The Cabal of Sea Urchins, in other words. Thanks to my schoolboy French, it took me a few viewings to realize Luc Moullet did mean sea urchins. They infest the maps around Oignies in the north of France, and inspire his hilarious 17-minute film, an unclassifiable jape on tourism, art, and piles of useless rock.
These urchins represent the unnamed mounds that pepper the landscape in what were once coal towns. The mines have closed, but the mounds remain, changing a landscape without so much as a proper hill. They have no names, no doubt due to a conspiracy. As Moullet reminds us, coal mining is underground work, so the heaps insult its discretion. Defiant, he aims to liberate, even elevate them.
To his eyes, the heaps look like his beloved mountains. While he has juggled a dual career as film critic and filmmaker in Paris, he is at heart a country boy and climber. Mountains appear throughout his films, as the backdrop in the anti-Western A Girl Is a Gun and the subject in Up and Down, about an absurd bicycle race in the Alps. In “La Cabale,” they appear almost as a pun. The heaps may have a more perfect form than Fuji, but they’re not exactly stable. Yet he climbs on, skidding down the side.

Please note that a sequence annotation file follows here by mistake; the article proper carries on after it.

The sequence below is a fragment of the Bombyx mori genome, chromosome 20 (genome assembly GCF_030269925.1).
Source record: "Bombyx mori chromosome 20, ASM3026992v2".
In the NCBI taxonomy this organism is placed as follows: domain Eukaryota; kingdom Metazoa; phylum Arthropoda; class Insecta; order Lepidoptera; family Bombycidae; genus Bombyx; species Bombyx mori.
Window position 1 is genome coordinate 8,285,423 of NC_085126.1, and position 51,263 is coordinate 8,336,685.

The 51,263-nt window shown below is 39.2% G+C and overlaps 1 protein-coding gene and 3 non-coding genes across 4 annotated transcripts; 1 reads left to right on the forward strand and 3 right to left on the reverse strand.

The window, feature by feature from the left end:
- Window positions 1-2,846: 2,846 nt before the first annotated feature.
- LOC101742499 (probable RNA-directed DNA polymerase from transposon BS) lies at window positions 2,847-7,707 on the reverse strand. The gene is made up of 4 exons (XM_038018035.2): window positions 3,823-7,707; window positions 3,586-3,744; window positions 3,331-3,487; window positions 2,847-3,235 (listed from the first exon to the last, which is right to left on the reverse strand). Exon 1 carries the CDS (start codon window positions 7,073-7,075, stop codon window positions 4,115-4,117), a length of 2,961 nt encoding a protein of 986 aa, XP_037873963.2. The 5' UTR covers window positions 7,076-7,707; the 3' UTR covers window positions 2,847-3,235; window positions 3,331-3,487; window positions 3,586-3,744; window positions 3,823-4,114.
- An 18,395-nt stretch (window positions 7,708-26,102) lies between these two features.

His deadpan humor– two lovers walking on crumbling mound, a cheeky crew, an argument over the most beautiful of all mounds ending with a monkey wrench– shares the tone of Agnes Varda’s masterpiece, The Gleaners and I. Both have a quotidian quirkiness, with a judge in a field or a hotel on a heap, that gets better with repeat viewings. Moullet might not be the most famous or prolific of the Nouvelle Vague, but he certainly is the funniest. And “La Cabale des oursins” is probably my favorite of his works. It translates this unique director’s wit into an intricate short, a perfect miniature.
A shame, then, that it’s so hard to see. One DVD exists, a part of the fine French journal Cinéma‘s 11th issue, and is French only. At least a box set of most of his features has been released, by Blaq Out in France and Facets in the US. And another hilarious short, “Essai d’ouverture” (“Essay on Opening”), about a bottle of Coke, can be seen online.